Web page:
Do you feel the shift? The Power Shift? In the past, Information has been owned by the few. But technology has transferred knowledge to the many and it has changed the game. Students now learn from sources anywhere/anytime; grass-roots citizens have a greater role in shaping public policy; and, consumers are driving products and services like never before. As a result, we all need to reassess, adapt, and develop new strategies for success. We all are faced with a new learning agenda. What has been your experience? Has technology, for example, given you more control or less control in your work...in your life?
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I'm wondering if anyone saw the episode of Grey's Anatomy on 2/3 (okay, it's a guilty pleasure :-). One of the story lines focused on using twitter in an informal/situated learning context. We must be on to something!
Here's a link to a clip: http://www.dailymotion.com/video/xgvu8z_grey-s-anatomy-dr-bailey-tw...
As a learner, it is exciting to think that I can drive my own learning! Using technology to search out and collect knowledge....even to some extent get "real world" exposure. However, from a "teacher/trainer" point of view I feel that I am constantly trying to keep up with "tech" tools and resources...and how to distinguish a "fad" from what will be a valuable source in the future....and should there be some controls in place? Kurtis....I'm looking forward to hearing more about your experiences and how you are navigating how technology is shifting the way we learn, work and play.
I don't know what scares me more... the laziness or the result of the laziness. One of my concerns is that the technology and how information is structured may actually encourage people to only search for and receive 'snippets' of information. As a result they don't develop an understanding of the bigger picture. And let's not even get into the discussion about the accuracy of the information!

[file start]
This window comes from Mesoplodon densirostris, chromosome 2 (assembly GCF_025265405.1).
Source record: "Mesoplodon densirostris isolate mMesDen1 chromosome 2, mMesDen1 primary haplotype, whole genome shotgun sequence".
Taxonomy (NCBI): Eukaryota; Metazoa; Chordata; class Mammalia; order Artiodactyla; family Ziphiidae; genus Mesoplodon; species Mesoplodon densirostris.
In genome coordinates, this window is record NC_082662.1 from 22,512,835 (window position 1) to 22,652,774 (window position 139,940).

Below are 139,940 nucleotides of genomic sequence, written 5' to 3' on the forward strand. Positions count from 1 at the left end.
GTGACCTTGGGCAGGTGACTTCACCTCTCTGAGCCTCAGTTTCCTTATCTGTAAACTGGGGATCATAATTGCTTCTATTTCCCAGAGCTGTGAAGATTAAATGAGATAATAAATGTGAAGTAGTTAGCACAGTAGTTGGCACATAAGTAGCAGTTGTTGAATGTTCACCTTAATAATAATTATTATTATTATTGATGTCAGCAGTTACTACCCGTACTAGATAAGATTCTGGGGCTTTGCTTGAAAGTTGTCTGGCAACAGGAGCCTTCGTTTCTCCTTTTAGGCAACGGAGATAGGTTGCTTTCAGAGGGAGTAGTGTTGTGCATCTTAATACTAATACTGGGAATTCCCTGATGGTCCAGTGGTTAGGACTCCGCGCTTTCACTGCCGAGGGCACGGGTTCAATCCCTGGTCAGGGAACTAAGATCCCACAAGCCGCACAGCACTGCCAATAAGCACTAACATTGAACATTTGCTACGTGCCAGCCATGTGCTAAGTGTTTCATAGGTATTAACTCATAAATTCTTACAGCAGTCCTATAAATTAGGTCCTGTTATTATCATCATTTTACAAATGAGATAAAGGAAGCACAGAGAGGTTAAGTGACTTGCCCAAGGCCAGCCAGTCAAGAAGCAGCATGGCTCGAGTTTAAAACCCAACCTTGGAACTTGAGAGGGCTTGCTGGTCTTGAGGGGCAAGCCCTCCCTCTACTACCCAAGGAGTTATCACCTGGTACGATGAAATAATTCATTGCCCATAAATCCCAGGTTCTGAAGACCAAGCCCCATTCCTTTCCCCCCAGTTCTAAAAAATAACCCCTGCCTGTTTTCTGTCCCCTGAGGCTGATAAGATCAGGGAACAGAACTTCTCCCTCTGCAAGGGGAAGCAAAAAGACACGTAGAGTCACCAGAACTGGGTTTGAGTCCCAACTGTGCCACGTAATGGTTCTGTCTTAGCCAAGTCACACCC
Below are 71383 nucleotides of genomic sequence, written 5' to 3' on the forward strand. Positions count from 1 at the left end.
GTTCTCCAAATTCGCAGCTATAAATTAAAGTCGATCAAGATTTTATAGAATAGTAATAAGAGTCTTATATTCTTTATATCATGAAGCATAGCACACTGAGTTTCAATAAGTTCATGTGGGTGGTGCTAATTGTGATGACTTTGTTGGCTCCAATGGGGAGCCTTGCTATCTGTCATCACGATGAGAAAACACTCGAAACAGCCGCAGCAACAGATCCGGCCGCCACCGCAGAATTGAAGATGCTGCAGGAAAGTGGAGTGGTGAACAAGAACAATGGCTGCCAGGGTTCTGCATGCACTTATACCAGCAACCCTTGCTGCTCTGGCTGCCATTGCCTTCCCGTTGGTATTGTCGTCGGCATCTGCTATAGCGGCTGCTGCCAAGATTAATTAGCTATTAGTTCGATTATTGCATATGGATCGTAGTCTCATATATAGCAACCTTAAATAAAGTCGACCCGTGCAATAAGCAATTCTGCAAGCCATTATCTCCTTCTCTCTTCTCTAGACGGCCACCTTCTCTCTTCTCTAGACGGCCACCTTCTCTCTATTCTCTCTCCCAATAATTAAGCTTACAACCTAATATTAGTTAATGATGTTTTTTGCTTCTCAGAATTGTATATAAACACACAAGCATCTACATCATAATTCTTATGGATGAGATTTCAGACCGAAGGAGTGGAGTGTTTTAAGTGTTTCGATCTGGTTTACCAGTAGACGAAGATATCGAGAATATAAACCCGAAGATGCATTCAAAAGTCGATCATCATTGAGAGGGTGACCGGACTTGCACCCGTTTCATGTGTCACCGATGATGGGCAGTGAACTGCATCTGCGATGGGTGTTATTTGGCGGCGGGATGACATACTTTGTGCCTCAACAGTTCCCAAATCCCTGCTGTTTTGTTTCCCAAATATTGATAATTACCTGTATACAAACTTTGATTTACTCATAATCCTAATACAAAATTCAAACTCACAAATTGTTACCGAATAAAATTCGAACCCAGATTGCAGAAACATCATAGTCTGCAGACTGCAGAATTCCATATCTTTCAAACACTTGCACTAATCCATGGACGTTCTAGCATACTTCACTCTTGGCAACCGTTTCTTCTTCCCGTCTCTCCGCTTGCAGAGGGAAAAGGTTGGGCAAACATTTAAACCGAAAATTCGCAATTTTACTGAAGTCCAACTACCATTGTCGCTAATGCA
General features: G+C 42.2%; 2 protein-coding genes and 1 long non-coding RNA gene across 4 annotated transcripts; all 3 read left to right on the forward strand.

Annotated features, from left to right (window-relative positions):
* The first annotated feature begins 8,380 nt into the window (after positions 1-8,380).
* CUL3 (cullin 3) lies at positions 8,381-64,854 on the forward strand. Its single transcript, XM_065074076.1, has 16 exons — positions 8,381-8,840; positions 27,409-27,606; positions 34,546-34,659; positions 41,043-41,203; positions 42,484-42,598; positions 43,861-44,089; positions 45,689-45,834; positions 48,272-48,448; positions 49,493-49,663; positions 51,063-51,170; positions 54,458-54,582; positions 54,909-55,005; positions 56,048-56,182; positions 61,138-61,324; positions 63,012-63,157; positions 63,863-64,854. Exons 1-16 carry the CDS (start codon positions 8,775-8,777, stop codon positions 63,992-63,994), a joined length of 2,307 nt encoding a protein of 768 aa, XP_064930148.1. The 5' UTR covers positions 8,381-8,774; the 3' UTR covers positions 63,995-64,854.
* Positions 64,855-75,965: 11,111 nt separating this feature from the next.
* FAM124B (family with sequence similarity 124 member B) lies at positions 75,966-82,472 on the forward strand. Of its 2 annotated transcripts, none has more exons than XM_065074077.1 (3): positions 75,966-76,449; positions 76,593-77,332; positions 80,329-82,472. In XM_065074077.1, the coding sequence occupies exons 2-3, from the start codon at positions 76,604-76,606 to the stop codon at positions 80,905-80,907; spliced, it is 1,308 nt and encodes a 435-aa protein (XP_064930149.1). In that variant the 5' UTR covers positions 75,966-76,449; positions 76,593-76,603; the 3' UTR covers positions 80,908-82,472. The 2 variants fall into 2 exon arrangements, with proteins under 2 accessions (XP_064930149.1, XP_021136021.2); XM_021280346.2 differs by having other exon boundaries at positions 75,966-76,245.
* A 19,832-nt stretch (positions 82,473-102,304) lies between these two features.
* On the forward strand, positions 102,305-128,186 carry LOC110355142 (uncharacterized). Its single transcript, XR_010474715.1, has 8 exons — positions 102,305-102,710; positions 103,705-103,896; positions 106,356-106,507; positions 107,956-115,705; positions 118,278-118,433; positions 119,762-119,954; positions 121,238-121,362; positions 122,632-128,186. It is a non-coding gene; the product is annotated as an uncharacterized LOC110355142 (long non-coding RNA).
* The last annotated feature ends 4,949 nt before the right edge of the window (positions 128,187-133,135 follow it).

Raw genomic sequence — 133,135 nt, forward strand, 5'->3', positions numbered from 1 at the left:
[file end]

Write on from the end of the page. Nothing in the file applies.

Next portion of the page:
Here's an example of using technology to bring history alive. See this YouTube clip that describes reliving the challenges of the '60's and the civil rights movement. It is an example of using a virtual simulation to experience a piece of history!
From a training perspective, advances in technology are requiring me to shift from developing training that is 'instructor-focused' to training that is more 'learner-focused'. In general, technology is now making it necessary for professionals to look at alternative ways (such as Twitter, podcasts, blogs, etc.) to deliver information. Also, we're no longer providing just training; we need to provide additional learning events such as pre-work, performance support tools, access to communities of experts, etc. Because of normal day-to-day experiences, people are expecting to receive information using these formats. (For example, my son's would rather text than call!) Unfortunately, not all companies are keeping pace with what's available.
Finally, the technology shift has been great for me as a learner. Most of what I've learned with regards to effective development in Articulate... I've gotten from on-line communities and YouTube!
I can relate to your frustration. The bad news is that we're always behind. The good news is that we're ALL behind so you're not alone!
As a facilitator myself, I think that one of the best things about the technology is that it's going to allow us to 're-insert' the social aspect of learning that was missing for all those years everyone was putting EVERYTHING online(regardless of whether or not it was appropriate).